In the 1920s, the publisher Hasegawa commissioned a small group of artists to create woodblock prints for a series entitled “Hasegawa’s Night Scenes“, of which there were a total of 21 prints by 6 artists. This piece is the one contribution by Kobayashi Kiyochika to the series.
Hasegawa’s Night Scenes
The Hasegawa Publishing & Co. (also known as Hasegawa-Nishinomiya Publisher), was founded in 1885 by Takejiro Hasegawa whose original family name was Nishinomiya. In the 1930s his son and successor, Yosaku Nishinomiya, reverted the company name back to the original family name of Nishinomiya. T. Hasegawa is perhaps best known for his production of woodblock printed illustrated fairy tale chirimen-bon (crepe-paper books) during the Meiji Period (1868-1912).
Hasegawa’s Night Scenes series of twenty-one chuban prints illustrates evening views evocative of traditional Japan in a limited palette of sepia or blue and appears to have been originally issued in the 1910s, although Nishinomiya seems to have continued to produce the simple nocturnes in the same format into the 1930s. There are later post-war editions which are identified by thicker paper and the addition of margins with publishing information. The collaborative series included the work of Shoda Koho, Arai Yoshimune, Kiyochika Kobayashi, Gyosui Suzuki, and Eijiro Kobayashi. However, the was little emphasis placed on the individual artists; sometimes the artist seals are lacking, or even replaced by the spurious signature Hiroshige, clearly in an effort to dupe a hasty buyer. A 1920s catalogue issued by Hasegawa-Nishinomiya illustrates each of the twenty-one designs with titles but without identifying the artist for each work. For many of the artists in this series little is known beyond their work for Hasegawa or as part of this series.
The Woodblock Print
This chuban-sized printing of A Rainy Day at Kudan by Kobayashi Kiyochika is in excellent condition. Strong color, no fading, no foxing, no markings on the verso, solid margins. Based on the thin paper, “Made in Japan” stamp on the verso, and lack of margins, we believe this to be an early edition printing. When we say “strong color”, it’s worth noting how close to pure black the bokashi shading in the sky actually becomes, in that it is almost indistinguishable from the black background of the scanner.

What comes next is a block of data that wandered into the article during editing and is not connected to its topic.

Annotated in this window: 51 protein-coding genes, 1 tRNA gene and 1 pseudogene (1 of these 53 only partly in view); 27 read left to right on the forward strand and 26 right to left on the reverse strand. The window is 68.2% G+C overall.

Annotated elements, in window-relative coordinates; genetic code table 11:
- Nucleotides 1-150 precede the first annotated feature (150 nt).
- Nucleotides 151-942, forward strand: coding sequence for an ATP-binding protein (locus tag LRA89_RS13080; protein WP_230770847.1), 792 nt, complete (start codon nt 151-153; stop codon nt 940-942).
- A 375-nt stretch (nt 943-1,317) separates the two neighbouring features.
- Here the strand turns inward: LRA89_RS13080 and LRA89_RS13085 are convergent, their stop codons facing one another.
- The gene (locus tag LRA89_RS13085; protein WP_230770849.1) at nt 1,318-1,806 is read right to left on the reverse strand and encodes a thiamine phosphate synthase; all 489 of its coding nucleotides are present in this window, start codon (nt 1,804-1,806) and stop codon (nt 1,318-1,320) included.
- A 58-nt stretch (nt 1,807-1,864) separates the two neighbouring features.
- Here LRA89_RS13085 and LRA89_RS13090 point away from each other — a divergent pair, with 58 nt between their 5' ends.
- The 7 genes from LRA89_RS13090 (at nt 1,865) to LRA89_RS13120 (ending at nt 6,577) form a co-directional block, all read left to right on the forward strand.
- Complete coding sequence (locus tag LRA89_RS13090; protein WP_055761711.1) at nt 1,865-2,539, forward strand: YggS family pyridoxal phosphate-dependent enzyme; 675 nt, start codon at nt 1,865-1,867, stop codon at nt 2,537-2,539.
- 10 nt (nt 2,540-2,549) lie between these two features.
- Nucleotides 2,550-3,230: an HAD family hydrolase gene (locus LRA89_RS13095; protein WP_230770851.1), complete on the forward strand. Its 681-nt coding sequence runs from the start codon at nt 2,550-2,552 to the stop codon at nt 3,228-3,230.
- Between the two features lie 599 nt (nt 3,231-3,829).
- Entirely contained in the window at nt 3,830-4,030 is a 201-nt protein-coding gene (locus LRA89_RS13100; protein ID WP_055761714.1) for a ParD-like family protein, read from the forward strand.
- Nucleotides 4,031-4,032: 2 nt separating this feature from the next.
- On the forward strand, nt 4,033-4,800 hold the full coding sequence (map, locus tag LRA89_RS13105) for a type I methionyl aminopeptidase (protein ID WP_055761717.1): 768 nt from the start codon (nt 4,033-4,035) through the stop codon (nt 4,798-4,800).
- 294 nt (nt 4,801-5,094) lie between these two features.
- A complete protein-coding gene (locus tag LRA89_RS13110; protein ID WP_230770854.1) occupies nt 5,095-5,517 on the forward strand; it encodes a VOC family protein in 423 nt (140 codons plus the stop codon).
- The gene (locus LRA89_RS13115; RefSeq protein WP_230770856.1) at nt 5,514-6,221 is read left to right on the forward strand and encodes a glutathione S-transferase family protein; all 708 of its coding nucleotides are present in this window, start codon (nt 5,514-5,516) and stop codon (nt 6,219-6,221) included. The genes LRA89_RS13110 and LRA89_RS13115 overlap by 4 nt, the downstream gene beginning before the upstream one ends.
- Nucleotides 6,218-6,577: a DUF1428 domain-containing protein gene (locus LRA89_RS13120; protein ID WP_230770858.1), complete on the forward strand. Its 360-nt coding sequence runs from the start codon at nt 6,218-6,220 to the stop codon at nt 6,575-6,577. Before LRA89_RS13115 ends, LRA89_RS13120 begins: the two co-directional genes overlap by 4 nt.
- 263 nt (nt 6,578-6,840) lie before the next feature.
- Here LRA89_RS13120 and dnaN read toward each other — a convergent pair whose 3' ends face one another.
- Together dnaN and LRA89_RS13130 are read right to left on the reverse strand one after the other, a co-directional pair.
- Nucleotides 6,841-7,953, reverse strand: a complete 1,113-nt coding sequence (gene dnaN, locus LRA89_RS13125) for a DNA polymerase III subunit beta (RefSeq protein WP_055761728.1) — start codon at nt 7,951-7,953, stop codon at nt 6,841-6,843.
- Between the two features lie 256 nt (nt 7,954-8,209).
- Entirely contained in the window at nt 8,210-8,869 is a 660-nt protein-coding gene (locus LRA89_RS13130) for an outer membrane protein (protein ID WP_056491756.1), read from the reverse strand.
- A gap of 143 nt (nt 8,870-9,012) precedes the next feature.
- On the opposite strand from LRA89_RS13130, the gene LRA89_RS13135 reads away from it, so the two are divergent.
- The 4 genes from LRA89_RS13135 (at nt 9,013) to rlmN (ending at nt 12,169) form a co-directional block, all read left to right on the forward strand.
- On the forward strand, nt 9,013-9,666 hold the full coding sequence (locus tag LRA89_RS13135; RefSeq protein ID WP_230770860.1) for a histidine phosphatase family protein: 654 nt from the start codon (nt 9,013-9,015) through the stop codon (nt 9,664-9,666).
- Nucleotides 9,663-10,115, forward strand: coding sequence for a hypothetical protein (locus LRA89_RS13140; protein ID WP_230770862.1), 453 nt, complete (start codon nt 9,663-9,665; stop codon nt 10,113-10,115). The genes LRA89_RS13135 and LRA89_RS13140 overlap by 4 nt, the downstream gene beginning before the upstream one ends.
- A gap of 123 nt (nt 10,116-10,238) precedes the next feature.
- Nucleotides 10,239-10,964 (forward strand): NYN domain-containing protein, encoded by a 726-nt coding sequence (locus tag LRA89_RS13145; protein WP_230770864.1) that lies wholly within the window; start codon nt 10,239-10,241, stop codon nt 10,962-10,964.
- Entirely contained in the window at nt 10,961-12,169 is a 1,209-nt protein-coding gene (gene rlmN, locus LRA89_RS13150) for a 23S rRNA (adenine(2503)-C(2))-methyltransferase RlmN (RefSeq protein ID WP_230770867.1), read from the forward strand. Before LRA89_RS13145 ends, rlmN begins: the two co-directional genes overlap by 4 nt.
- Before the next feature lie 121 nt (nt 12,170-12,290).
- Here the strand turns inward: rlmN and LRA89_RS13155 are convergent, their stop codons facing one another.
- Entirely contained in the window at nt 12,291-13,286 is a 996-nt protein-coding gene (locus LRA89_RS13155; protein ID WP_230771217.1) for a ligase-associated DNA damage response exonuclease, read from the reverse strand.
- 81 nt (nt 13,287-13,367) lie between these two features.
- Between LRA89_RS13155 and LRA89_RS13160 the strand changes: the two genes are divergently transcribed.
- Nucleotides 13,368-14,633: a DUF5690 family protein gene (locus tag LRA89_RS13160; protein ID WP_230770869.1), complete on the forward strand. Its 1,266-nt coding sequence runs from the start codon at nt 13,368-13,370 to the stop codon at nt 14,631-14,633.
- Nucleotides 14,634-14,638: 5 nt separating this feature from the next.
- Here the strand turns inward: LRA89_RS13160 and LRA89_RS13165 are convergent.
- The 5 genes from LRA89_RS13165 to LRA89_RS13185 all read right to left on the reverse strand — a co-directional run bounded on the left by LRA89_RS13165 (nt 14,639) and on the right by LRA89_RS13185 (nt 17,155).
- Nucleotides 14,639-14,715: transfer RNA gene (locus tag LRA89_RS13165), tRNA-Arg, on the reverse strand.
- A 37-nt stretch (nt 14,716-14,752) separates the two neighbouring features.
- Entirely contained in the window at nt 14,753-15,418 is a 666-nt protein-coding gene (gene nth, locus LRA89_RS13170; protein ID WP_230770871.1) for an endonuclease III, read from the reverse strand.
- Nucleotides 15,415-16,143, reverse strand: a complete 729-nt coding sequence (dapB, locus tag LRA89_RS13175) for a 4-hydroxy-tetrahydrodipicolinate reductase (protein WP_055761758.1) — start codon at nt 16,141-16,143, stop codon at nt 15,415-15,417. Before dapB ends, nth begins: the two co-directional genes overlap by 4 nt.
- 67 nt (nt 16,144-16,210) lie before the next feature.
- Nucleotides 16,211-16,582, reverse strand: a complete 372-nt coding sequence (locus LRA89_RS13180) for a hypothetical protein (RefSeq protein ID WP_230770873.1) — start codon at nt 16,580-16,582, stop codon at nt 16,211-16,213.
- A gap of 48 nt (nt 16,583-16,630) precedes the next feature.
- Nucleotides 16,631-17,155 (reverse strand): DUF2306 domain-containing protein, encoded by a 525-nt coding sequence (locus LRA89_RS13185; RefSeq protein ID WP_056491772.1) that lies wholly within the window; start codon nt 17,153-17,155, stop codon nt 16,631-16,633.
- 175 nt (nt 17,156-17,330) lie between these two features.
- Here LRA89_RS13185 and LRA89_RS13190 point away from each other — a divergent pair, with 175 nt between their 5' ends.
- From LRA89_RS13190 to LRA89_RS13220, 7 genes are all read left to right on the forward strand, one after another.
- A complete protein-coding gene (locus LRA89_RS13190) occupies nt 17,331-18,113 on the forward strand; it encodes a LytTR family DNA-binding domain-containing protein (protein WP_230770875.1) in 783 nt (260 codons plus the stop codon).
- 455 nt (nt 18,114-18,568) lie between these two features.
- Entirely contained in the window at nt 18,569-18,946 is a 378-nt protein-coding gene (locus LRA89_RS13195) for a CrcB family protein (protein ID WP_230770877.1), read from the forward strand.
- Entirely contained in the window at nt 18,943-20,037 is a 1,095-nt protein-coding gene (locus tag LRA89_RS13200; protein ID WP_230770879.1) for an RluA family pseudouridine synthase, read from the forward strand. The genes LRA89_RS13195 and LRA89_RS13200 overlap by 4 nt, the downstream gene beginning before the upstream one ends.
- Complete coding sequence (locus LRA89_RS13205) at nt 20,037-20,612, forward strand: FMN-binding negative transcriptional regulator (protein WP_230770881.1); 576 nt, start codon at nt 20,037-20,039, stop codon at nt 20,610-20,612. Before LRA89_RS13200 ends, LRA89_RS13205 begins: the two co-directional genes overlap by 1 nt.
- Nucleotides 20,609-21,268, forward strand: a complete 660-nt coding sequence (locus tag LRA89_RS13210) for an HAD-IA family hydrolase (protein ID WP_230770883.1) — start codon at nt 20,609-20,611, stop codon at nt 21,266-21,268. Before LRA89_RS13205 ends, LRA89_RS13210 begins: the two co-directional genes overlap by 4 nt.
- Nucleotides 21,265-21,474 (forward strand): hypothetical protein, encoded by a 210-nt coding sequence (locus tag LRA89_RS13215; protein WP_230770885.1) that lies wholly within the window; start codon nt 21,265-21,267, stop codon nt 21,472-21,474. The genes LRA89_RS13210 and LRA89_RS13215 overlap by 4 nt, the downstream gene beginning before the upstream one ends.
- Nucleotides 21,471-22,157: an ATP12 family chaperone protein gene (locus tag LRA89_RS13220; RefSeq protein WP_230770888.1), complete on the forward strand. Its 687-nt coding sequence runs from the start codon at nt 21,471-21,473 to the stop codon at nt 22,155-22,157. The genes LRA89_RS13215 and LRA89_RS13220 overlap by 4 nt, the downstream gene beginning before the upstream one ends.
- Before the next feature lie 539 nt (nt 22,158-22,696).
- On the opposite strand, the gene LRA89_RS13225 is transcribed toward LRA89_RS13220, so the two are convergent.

About the Artist
Kobayashi Kiyochika (September 10, 1847 – November 28, 1915) was a Japanese ukiyo-e artist of the Meiji period. Kiyochika is best known for his prints of scenes around Tokyo which reflect the transformations of modernity. He has been described as ‘the last important ukiyo-e master and the first noteworthy print artist of modern Japan… [or, perhaps] an anachronistic survival from an earlier age, a minor hero whose best efforts to adapt ukiyo-e to the new world of Meiji Japan were not quite enough’.The son of a government official, Kiyochika was heavily influenced by Western art, which he studied under Charles Wirgman. He also based a lot of his work on Western etchings, lithographs, and photographs which became widely available in Japan in the Meiji period. Kiyochika also studied Japanese art under the great artists Kawanabe Kyōsai and Shibata Zeshin.
His woodblock prints stand apart from those of the earlier Edo period, incorporating not only Western styles but also Western subjects, as he depicted the introduction of such things as horse-drawn carriages, clock towers, and railroads to Tokyo. These show considerable influence from the landscapes of Hokusai and the work of Utagawa Kuniyoshi, but the Western influence is also unquestionable; these are much darker images on the whole, and share many features with Western lithographs and etchings of the time.These were produced primarily from 1876 to 1881; Kiyochika would continue to publish ukiyo-e prints for the rest of his life, but also worked extensively in illustrations and sketches for newspapers, magazines, and books. He also produced a number of prints depicting scenes from the Sino-Japanese War and Russo-Japanese War, collaborating with caption writer Koppi Dojin, penname of Nishimori Takeki (1861-1913), to contribute a number of illustrations to the propaganda series Nihon banzai hyakusen hyakushō (‘Long live Japan: 100 victories, 100 laughs’).